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Book V: Chapter I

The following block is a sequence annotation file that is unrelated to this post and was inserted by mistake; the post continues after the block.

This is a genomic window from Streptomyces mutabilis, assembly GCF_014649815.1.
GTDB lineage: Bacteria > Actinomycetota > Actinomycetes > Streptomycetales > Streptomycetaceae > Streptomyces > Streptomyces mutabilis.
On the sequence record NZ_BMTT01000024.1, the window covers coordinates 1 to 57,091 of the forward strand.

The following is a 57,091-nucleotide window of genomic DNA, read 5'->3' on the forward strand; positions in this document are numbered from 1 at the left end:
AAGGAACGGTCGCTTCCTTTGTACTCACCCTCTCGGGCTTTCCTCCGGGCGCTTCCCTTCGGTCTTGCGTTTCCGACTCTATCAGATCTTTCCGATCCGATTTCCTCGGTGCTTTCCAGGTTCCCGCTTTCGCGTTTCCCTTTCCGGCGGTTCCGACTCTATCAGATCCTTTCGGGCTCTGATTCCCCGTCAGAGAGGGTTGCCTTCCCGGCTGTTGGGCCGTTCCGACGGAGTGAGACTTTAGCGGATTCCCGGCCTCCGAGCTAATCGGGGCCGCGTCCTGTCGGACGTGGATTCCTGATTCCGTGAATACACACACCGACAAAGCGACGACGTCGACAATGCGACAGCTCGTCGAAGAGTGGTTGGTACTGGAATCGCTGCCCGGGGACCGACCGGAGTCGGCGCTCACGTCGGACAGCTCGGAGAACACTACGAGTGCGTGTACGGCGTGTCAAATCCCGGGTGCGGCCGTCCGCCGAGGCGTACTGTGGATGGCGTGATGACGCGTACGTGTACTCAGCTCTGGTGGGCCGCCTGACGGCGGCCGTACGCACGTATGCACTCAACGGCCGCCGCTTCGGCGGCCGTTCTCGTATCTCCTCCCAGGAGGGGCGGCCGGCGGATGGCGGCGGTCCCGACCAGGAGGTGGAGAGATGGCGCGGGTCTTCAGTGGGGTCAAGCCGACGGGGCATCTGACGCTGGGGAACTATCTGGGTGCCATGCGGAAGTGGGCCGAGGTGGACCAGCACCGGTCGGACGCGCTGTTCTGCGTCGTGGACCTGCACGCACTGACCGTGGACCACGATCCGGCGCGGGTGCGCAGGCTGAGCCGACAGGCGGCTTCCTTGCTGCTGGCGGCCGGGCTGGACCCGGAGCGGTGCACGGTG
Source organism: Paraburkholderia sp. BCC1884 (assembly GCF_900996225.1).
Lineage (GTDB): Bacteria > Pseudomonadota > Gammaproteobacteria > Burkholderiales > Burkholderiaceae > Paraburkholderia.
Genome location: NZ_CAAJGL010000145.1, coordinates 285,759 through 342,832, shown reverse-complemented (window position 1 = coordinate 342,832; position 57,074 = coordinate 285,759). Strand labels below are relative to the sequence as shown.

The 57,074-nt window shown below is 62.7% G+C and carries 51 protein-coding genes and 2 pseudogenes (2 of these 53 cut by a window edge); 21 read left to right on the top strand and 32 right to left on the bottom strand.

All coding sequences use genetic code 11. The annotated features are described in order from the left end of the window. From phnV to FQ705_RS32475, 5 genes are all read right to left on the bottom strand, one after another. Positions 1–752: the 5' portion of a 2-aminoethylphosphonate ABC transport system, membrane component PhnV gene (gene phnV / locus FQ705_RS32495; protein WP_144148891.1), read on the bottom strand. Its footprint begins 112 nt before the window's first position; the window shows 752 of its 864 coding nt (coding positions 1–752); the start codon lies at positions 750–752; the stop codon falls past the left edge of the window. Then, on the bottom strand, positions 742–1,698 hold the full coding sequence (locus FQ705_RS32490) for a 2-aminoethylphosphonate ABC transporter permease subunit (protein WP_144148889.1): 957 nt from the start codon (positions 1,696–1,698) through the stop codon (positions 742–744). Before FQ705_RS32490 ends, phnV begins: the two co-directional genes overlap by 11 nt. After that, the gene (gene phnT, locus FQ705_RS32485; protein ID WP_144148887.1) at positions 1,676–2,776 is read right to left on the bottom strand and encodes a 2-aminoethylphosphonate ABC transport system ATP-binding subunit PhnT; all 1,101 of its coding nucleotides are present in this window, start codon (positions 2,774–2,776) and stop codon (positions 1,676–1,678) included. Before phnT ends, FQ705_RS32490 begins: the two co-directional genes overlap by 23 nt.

We have now gone through those particulars we proposed to speak of; it remains that we next consider from what causes and how alterations in government arise, and of what nature they are, and to what the destruction of each state is owing; and also to what form any form of polity is most likely to shift into, and what are the means to be used for the general preservation of governments, as well as what are applicable to any particular state; and also of the remedies which are to be applied either to all in general, or to any one considered separately, when they are in a state of corruption: and here we ought first to lay down this principle, that there are many governments, all of which approve of what is just and what is analogically equal; and yet have failed from attaining thereunto, as we have already mentioned; thus democracies have arisen from supposing that those who are equal in one thing are so in every other circumstance; as, because they are equal in liberty, they are equal in everything else; and oligarchies, from supposing that those who are unequal in one thing are unequal in all; that when men are so in point of fortune, that inequality extends to everything else. Hence it follows, that those who in some respects are equal with others think it right to endeavour to partake of an equality with them in everything; and those who are superior to others endeavour to get still more; and it is this more which is the inequality: thus most states, though they have some notion of what is just, yet are almost totally wrong; and, upon this account, when either party has not that share in the administration which answers to his expectations, he becomes seditious: but those who of all others have the greatest right to be so are the last that are; namely, those who excel in virtue; for they alone can be called generally superior. There are, too, some persons of distinguished families who, because they are so, disdain to be on an equality with others, for those esteem themselves noble who boast of their ancestors' merit and fortune: these, to speak truth, are the origin and fountain from whence seditions arise. The alterations which men may propose to make in governments are two; for either they may change the state already established into some other, as when they propose to erect an oligarchy where there is a democracy; or a democracy, or free state, where there is an oligarchy, or an aristocracy from these, or those from that; or else, when they have no objection to the established government, which they like very well, but choose to have the sole management in it themselves; either in the hands of a few or one only. They will also raise commotions concerning the degree in which they would have the established power; as if, for instance, the government is an oligarchy, to have it more purely so, and in the same manner if it is a democracy, or else to have it less so; and, in like manner, whatever may be the nature of the government, either to extend or contract its powers; or else to make some alterations in some parts of it; as to establish or abolish a particular magistracy, as some persons say Lysander endeavoured to abolish the kingly power in Sparta; and Pausanias that of the ephori. Thus in Epidamnus there was an alteration in one part of the constitution, for instead of the philarchi they established a senate. It is also necessary for all the magistrates at Athens; to attend in the court of the Helisea when any new magistrate is created: the power of the archon also in that state partakes of the nature of an oligarchy: inequality is always the occasion of sedition, but not when those who are unequal are treated in a different manner correspondent to that inequality. Thus kingly power is unequal when exercised over equals. Upon the whole, those who aim after an equality are the cause of seditions. Equality is twofold, either in number or value. Equality in number is when two things contain the same parts or the same quantity; equality in value is by proportion as two exceeds one, and three two by the same number-thus by proportion four exceeds two, and two one in the same degree, for two is the same part of four that one is of two; that is to say, half. Now, all agree in what is absolutely and simply just; but, as we have already said they dispute concerning proportionate value; for some persons, if they are equal in one respect, think themselves equal in all; others, if they are superior in one thing, think they may claim the superiority in all; from whence chiefly arise two sorts of governments, a democracy and an oligarchy; for nobility and virtue are to be found only [1302a] amongst a few; the contrary amongst the many; there being in no place a hundred of the first to be met with, but enough of the last everywhere. But to establish a government entirely upon either of these equalities is wrong, and this the example of those so established makes evident, for none of them have been stable; and for this reason, that it is impossible that whatever is wrong at the first and in its principles should not at last meet with a bad end: for which reason in some things an equality of numbers ought to take place, in others an equality in value. However, a democracy is safer and less liable to sedition than an oligarchy; for in this latter it may arise from two causes, for either the few in power may conspire against each other or against the people; but in a democracy only one; namely, against the few who aim at exclusive power; but there is no instance worth speaking of, of a sedition of the people against themselves. Moreover, a government composed of men of moderate fortunes comes much nearer to a democracy than an oligarchy, and is the safest of all such states.

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